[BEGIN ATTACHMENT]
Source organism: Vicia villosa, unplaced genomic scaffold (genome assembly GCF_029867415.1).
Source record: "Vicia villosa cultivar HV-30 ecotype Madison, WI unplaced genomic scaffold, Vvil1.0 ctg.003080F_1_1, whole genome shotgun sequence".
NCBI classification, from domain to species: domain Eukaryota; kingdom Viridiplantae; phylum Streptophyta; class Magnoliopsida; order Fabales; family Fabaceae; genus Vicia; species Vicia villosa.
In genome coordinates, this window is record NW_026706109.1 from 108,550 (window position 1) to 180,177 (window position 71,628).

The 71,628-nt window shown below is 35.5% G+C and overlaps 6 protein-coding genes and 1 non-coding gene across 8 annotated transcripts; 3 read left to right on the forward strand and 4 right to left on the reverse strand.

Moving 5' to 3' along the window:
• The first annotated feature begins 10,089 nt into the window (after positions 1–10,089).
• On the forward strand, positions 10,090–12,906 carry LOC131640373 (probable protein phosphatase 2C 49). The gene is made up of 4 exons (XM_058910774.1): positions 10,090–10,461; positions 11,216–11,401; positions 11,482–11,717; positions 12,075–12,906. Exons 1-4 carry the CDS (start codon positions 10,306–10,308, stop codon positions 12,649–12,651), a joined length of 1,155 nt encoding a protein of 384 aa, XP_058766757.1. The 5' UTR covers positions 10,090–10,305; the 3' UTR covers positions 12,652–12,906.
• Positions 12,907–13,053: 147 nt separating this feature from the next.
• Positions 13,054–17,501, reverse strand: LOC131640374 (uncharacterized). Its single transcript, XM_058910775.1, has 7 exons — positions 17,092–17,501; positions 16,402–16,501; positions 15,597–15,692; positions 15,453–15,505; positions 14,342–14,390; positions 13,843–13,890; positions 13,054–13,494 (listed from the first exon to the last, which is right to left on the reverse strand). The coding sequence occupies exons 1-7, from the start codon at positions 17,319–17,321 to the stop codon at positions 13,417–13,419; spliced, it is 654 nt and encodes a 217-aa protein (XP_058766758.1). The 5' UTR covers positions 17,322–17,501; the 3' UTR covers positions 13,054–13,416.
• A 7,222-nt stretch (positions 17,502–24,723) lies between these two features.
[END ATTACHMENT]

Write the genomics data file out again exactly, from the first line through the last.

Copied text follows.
Source organism: Vicia villosa, unplaced genomic scaffold (genome assembly GCF_029867415.1).
Source record: "Vicia villosa cultivar HV-30 ecotype Madison, WI unplaced genomic scaffold, Vvil1.0 ctg.003080F_1_1, whole genome shotgun sequence".
NCBI classification, from domain to species: domain Eukaryota; kingdom Viridiplantae; phylum Streptophyta; class Magnoliopsida; order Fabales; family Fabaceae; genus Vicia; species Vicia villosa.
In genome coordinates, this window is record NW_026706109.1 from 108,550 (window position 1) to 180,177 (window position 71,628).

The 71,628-nt window shown below is 35.5% G+C and overlaps 6 protein-coding genes and 1 non-coding gene across 8 annotated transcripts; 3 read left to right on the forward strand and 4 right to left on the reverse strand.

Moving 5' to 3' along the window:
• The first annotated feature begins 10,089 nt into the window (after positions 1–10,089).
• On the forward strand, positions 10,090–12,906 carry LOC131640373 (probable protein phosphatase 2C 49). The gene is made up of 4 exons (XM_058910774.1): positions 10,090–10,461; positions 11,216–11,401; positions 11,482–11,717; positions 12,075–12,906. Exons 1-4 carry the CDS (start codon positions 10,306–10,308, stop codon positions 12,649–12,651), a joined length of 1,155 nt encoding a protein of 384 aa, XP_058766757.1. The 5' UTR covers positions 10,090–10,305; the 3' UTR covers positions 12,652–12,906.
• Positions 12,907–13,053: 147 nt separating this feature from the next.
• Positions 13,054–17,501, reverse strand: LOC131640374 (uncharacterized). Its single transcript, XM_058910775.1, has 7 exons — positions 17,092–17,501; positions 16,402–16,501; positions 15,597–15,692; positions 15,453–15,505; positions 14,342–14,390; positions 13,843–13,890; positions 13,054–13,494 (listed from the first exon to the last, which is right to left on the reverse strand). The coding sequence occupies exons 1-7, from the start codon at positions 17,319–17,321 to the stop codon at positions 13,417–13,419; spliced, it is 654 nt and encodes a 217-aa protein (XP_058766758.1). The 5' UTR covers positions 17,322–17,501; the 3' UTR covers positions 13,054–13,416.
• A 7,222-nt stretch (positions 17,502–24,723) lies between these two features.